Here’s a basic egg pasta recipe, adapted from the fine, absorbing tome Pasta Classica, by Julia Della Croce. I have given directions for rolling and cutting using a machine. It is possible to complete the whole process by hand, equipped only with rolling pin and knife. A simple pasta maker, however, is worthwhile investment, greatly reducing the time required for this admittedly labor-intensive process .
4 cup unbleached white flour
5 large eggs
1/4 teaspoon salt
1 tablespoon olive oil
1. Secure your machine to a counter or table top. Choose a surface where you’ll have as much space as possible to toss sheets of dough about.
2. Have a large knife ready, along with a sieve and a damp dish towel. Also, keep a bag of flour on hand to add to the dough if necessary.
3. Next, decide where you’re going to hang the pasta, either to dry it completely before storing, or simply while you’re rolling and cutting the remaining dough. This is where you may need to get creative. I like to use my indoor clothes horse as a drying rack, it works perfectly!
1. Measure the flour and salt onto the work surface, forming a little heap. Make a well in the center. Crack the eggs into the well and then add the olive oil and salt. Mix the ingredients in the well with the fingers of one hand, very gradually incorporating flour from the sides of the well. Use the other hand to support the outer sides of the flour “wall” where necessary to prevent the egg mixture from running out. Think of it as a sand castle reservoir. As the mixture becomes thicker, it will stop attempting escape and you can begin kneading it more freely with your hands.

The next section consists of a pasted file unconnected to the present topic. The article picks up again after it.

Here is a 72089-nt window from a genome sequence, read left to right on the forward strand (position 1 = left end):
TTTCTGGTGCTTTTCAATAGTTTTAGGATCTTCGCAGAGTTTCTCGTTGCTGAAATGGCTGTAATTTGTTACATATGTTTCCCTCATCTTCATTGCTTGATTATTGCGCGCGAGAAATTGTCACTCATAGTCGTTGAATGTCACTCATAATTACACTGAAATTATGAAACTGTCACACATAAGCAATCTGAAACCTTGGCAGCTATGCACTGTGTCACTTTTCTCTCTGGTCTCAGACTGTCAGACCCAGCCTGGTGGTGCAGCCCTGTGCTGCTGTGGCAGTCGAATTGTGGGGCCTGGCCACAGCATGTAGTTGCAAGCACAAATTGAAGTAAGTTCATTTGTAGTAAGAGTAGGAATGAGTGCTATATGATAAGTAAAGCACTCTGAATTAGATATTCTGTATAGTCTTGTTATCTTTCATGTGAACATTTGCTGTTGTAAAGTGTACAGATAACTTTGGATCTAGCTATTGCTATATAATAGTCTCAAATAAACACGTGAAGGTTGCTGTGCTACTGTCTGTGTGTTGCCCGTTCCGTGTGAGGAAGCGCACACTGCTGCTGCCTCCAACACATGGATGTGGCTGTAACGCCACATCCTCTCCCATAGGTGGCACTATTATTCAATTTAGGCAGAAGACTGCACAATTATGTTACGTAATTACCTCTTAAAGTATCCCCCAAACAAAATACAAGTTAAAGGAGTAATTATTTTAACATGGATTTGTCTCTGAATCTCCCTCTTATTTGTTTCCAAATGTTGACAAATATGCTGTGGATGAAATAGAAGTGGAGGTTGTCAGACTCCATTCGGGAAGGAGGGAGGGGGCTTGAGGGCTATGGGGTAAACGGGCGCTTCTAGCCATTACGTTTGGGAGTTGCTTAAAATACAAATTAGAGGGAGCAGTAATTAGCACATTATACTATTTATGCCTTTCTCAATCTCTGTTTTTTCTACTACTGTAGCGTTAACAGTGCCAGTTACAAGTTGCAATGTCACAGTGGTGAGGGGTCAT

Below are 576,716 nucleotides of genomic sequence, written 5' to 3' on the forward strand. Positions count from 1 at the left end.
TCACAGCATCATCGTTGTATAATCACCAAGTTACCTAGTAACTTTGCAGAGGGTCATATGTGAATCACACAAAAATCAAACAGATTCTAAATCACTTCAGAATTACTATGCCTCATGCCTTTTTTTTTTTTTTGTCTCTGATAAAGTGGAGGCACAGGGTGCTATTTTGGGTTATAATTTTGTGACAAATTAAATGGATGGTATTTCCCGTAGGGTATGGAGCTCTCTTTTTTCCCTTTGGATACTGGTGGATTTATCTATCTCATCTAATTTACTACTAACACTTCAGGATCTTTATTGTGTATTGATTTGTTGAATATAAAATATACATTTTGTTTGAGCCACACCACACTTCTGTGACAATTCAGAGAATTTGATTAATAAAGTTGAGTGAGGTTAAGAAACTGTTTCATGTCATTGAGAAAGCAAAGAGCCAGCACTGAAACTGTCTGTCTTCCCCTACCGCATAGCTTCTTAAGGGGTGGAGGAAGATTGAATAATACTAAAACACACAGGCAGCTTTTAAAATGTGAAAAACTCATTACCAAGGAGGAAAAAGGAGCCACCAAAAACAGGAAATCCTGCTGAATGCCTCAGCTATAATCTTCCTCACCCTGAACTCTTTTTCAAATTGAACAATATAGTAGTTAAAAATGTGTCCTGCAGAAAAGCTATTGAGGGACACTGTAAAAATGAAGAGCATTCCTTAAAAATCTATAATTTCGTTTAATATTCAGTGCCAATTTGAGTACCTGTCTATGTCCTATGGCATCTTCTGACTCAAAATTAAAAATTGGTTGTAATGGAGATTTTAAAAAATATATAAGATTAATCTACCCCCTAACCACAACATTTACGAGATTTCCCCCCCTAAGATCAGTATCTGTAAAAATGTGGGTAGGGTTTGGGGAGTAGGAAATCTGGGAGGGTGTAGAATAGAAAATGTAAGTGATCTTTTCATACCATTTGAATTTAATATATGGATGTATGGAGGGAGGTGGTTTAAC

2. When you have a ball of dough, scrape the work surface clean of the remaining flour and crusty bits. Remove these to a sieve and then sift the flour back onto the counter. Knead you dough for five to ten minutes, adding more flour if necessary, until it forms a soft but not sticky dough. Cut the ball into four pieces and cover three of these with a damp cloth.
Rolling and Cutting:
1. Set your machine’s rolling wheel on the widest setting. Press the chunk of dough flat with your hand and thread it through the rollers with one hand while cranking the lever with the other. Fold the dough in thirds, like a letter, and roll it through again. Repeat this process several more times, ending with a smooth oblong of dough.
2. Move the rollers to the next setting (slightly slimmer) and pass the dough through. Repeat the process, each time moving to a progressively finer setting. The dough will become thin and long. Stop when you get to the desired width. For the minimalist adornments that sing so sweetly on fresh pasta, I like to roll it as thin as possible.
3. Finally, cut the dough into appropriate lengths (unless you want to be really eye-catching go wild with exuberantly long strands of fettuccini). Pass each section through the cutters, letting the pasta fall across your hand as it emerges. Lay it on your drying rack. Repeat this rolling and cutting process with the remaining balls of dough.
Boiling and eating:
1. Bring a large pot of water to the boil with a good pinch of salt. Plunge your soft pasta into the water and boil for fifteen seconds. Taste; it will probably be ready. Drain it, although not too thoroughly; leave a hint of water in the pot. Then go wild with whatever additions you like. How about a sprinkle of coarse salt and freshly ground pepper? Some of those new asparagus, a lavish drizzling of olive oil, and a few shaves of of Manchego? Simplicity really shines with this stuff.